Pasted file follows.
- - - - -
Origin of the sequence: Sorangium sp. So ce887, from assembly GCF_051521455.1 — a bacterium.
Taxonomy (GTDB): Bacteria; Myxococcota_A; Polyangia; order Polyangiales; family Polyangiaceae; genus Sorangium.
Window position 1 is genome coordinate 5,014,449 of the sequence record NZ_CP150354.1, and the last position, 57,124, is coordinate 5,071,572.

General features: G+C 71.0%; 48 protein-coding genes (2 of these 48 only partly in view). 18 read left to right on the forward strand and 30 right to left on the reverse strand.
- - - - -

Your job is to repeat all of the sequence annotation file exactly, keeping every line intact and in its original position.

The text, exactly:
Origin of the sequence: Sorangium sp. So ce887, from assembly GCF_051521455.1 — a bacterium.
Taxonomy (GTDB): Bacteria; Myxococcota_A; Polyangia; order Polyangiales; family Polyangiaceae; genus Sorangium.
Window position 1 is genome coordinate 5,014,449 of the sequence record NZ_CP150354.1, and the last position, 57,124, is coordinate 5,071,572.

General features: G+C 71.0%; 48 protein-coding genes (2 of these 48 only partly in view). 18 read left to right on the forward strand and 30 right to left on the reverse strand.